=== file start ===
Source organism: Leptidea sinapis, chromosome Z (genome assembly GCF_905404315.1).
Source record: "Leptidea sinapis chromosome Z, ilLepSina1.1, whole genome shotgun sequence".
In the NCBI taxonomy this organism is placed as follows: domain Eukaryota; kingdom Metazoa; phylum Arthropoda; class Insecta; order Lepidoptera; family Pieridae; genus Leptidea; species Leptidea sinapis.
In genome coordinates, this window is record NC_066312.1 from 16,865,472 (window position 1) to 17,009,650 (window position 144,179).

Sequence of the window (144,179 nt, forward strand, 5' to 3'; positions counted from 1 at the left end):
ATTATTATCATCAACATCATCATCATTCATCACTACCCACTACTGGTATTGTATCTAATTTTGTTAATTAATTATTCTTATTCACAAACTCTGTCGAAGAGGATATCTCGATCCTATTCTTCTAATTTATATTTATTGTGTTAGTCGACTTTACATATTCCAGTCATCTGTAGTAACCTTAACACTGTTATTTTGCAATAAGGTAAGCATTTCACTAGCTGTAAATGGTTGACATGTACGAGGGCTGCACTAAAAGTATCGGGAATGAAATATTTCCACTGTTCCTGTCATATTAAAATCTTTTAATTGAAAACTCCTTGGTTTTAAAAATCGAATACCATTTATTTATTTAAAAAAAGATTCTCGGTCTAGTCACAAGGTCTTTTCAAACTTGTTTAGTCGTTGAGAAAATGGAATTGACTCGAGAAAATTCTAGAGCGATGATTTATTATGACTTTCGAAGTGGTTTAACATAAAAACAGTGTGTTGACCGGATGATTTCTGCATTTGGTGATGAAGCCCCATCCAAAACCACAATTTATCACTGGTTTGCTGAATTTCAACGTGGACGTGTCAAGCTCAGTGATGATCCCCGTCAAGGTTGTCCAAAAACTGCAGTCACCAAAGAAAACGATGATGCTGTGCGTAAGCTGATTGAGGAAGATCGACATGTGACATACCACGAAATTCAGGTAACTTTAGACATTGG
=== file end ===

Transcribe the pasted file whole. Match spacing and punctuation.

Source organism: Leptidea sinapis, chromosome Z (genome assembly GCF_905404315.1).
Source record: "Leptidea sinapis chromosome Z, ilLepSina1.1, whole genome shotgun sequence".
In the NCBI taxonomy this organism is placed as follows: domain Eukaryota; kingdom Metazoa; phylum Arthropoda; class Insecta; order Lepidoptera; family Pieridae; genus Leptidea; species Leptidea sinapis.
In genome coordinates, this window is record NC_066312.1 from 16,865,472 (window position 1) to 17,009,650 (window position 144,179).

Sequence of the window (144,179 nt, forward strand, 5' to 3'; positions counted from 1 at the left end):
ATTATTATCATCAACATCATCATCATTCATCACTACCCACTACTGGTATTGTATCTAATTTTGTTAATTAATTATTCTTATTCACAAACTCTGTCGAAGAGGATATCTCGATCCTATTCTTCTAATTTATATTTATTGTGTTAGTCGACTTTACATATTCCAGTCATCTGTAGTAACCTTAACACTGTTATTTTGCAATAAGGTAAGCATTTCACTAGCTGTAAATGGTTGACATGTACGAGGGCTGCACTAAAAGTATCGGGAATGAAATATTTCCACTGTTCCTGTCATATTAAAATCTTTTAATTGAAAACTCCTTGGTTTTAAAAATCGAATACCATTTATTTATTTAAAAAAAGATTCTCGGTCTAGTCACAAGGTCTTTTCAAACTTGTTTAGTCGTTGAGAAAATGGAATTGACTCGAGAAAATTCTAGAGCGATGATTTATTATGACTTTCGAAGTGGTTTAACATAAAAACAGTGTGTTGACCGGATGATTTCTGCATTTGGTGATGAAGCCCCATCCAAAACCACAATTTATCACTGGTTTGCTGAATTTCAACGTGGACGTGTCAAGCTCAGTGATGATCCCCGTCAAGGTTGTCCAAAAACTGCAGTCACCAAAGAAAACGATGATGCTGTGCGTAAGCTGATTGAGGAAGATCGACATGTGACATACCACGAAATTCAGGTAACTTTAGACATTGG